It may be said that the bishops will do better in future; that *Letters to Archdeacon Singleton on the Ecclesiastical Commission,


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now the public eye is upon them, they will be ashamed into a more lofty and anti-nepotic spirit; but, if the argument of past superiority is given up, and the hope of future amendment resorted to, why may we not improve as well as our masters? but the commission say, "These excellent men" (meaning themselves) "have promised to do better, and we have an implicit confidence in their word: we must have the patronage of the cathedrals." In the meantime, we are ready to promise as well as the bishops.

With regard to that common newspaper phrase, the public eye -there's nothing (as the bench well know) more wandering and slippery than the public eye. In five years hence, the public eye will no more see what description of men are promoted by bishops, that it will see what doctors of law are promoted by the Turkish Ulhema; and at the end of this period (such is the example set by the commission), the public eye, turned in every direction, may not be able to see any bishops at all.

In many instances, chapters are better patrons than bishops, because their preferment is not given exclusively to one species of incumbents. I have a diocese now in my private eye which has undergone the following changes. The first of three bishops whom I remember was a man of careless, easy temper, and how patronage went in those early days may be conjectured by the following letters; which are not his, but serve to illustrate a system:

My dear Lord,


I have noticed with great pleasure the behaviour of your lordship's second son, and am most happy to have it in my power to offer to him the living of ***. He will find it of considerable value; and there is, I understand, a very good house upon it, &c., &c.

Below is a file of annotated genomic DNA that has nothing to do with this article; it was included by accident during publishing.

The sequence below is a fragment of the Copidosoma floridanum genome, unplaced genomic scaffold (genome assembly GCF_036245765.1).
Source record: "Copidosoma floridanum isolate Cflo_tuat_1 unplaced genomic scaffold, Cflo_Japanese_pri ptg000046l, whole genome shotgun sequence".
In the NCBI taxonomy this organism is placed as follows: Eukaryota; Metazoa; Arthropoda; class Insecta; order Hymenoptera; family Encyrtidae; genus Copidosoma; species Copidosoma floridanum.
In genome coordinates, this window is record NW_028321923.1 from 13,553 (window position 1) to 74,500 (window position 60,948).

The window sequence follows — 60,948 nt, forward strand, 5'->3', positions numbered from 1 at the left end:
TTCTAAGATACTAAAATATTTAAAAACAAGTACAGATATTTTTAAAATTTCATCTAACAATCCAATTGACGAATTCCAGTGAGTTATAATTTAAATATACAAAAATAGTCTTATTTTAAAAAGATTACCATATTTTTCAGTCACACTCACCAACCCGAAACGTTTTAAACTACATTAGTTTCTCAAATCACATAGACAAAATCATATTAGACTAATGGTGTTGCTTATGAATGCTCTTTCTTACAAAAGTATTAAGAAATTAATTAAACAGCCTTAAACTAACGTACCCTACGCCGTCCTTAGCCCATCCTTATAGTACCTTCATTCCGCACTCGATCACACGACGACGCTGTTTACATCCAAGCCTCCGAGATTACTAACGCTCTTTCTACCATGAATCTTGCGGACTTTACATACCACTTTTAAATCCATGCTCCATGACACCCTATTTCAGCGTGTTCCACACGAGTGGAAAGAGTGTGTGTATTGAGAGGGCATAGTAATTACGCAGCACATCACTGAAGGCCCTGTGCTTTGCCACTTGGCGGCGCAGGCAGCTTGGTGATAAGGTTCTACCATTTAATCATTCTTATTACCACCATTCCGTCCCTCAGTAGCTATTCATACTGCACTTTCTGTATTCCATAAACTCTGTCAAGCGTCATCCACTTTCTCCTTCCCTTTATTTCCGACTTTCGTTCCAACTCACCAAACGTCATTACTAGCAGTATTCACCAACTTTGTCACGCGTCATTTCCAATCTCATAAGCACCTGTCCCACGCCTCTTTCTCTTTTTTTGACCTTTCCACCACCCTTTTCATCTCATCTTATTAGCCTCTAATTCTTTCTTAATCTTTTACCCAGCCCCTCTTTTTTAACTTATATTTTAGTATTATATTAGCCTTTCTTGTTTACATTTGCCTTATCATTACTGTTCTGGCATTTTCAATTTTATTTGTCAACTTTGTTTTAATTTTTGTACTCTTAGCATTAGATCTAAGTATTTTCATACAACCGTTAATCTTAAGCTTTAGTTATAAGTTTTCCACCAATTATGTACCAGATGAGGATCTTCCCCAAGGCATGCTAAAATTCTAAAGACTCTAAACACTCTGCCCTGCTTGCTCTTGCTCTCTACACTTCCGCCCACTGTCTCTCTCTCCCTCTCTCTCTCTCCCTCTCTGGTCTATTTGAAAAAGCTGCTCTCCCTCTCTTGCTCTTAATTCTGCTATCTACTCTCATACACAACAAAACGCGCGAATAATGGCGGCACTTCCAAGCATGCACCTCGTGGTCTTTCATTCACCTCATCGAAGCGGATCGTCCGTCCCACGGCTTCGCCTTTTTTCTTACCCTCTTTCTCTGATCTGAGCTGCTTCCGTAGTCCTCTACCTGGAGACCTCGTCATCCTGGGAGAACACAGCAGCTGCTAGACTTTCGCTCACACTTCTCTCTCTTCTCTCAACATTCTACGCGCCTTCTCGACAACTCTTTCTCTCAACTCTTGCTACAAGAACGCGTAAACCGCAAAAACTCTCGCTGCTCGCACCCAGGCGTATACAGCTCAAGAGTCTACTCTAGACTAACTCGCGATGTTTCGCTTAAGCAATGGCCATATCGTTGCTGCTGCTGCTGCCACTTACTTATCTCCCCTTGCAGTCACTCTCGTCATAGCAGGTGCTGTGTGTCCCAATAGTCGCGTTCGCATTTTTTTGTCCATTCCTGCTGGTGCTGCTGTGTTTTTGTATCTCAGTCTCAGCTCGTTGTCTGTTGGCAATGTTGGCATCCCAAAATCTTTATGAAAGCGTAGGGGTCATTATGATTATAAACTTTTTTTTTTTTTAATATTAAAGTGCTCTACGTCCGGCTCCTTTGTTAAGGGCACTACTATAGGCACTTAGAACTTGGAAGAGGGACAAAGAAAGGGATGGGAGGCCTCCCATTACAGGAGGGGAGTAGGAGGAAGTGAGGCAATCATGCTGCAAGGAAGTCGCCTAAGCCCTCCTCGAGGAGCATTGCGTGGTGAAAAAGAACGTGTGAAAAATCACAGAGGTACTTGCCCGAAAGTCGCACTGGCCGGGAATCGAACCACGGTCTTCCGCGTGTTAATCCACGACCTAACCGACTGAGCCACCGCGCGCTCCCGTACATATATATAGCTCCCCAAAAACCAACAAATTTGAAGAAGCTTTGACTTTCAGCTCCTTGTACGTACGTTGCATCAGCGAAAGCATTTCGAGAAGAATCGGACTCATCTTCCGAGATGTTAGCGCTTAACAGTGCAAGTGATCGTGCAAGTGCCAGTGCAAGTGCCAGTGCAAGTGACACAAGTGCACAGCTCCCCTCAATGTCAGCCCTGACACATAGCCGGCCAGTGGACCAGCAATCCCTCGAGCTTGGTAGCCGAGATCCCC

This is to confer a living upon a man of real merit out of the family; into which family, apparently sacrificed to the public good, the living is brought back by the second letter:

My dear Lord,


Will you excuse the Liberty I take in soliciting promotion for my grandson? He is an officer of great skill and gallantry, and can bring the most ample testimonials from some of the best men in the profession: the Arethusa frigate is, I understand, about to be commissioned; and if, &c., &c.

Now I am not saying that hundreds of prebendaries have not committed such enormities and stupendous crimes as this (a decla

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ration which will fill the whig cabinet with horror); all that I mean to contend for is, that such is the practice of bishops quite as much as it is of inferior patrons.

The second bishop was a decided enemy of Calvinistical doctrines, and no clergyman so tainted had the slightest chance of preferment in his diocese.

The third bishop could endure no man whose principles were not strictly Calvinistic, and who did not give to the articles that kind of interpretation. Now here were a great mass of clergy naturally alive to the emoluments of their profession, and not knowing which way to look or stir, because they depended so entirely upon the will of one person. Not otherwise is it with a very whig bishop, or a very tory bishop; but the worst case is that of a superannuated bishop; here the preferment is given away, and must be given away, by wives and daughters, or by sons, or by butlers, perhaps, and valets, and the poor dying patron's paralytic hand is guided to the signature of papers, the contents of which he is utterly unable to comprehend. In all such cases as these, the superiority of bishops as patrons will not assist that violence which the commissioners have committed upon the patronage of cathedrals.


THERE is a practice among some bishops, which may as well be mentioned here as anywhere else, but which, I think, cannot be too severely reprobated. They send for a clergyman, and insist upon his giving evidence respecting the character and conduct of his neighbour. Does he hunt? Does he shoot? Is he in debt? Is he temperate? Does he attend to his parish? &c., &c. Now, what is this, but to destroy for all clergymen the very elements of social life-to put an end to all confidence between man and man -and to disseminate among gentlemen, who are bound to live in concord, every feeling of resentment, hatred, and suspicion? But the very essence of tyranny is to act as if the finer feelings, like the finer dishes, were delicacies only for the rich and great, and that little people have no taste for them, and no right to them. A good and honest bishop (I thank God there are many who deserve that character!) ought to suspect himself, and carefully to watch his own heart. He is all of a sudden elevated from being a tutor,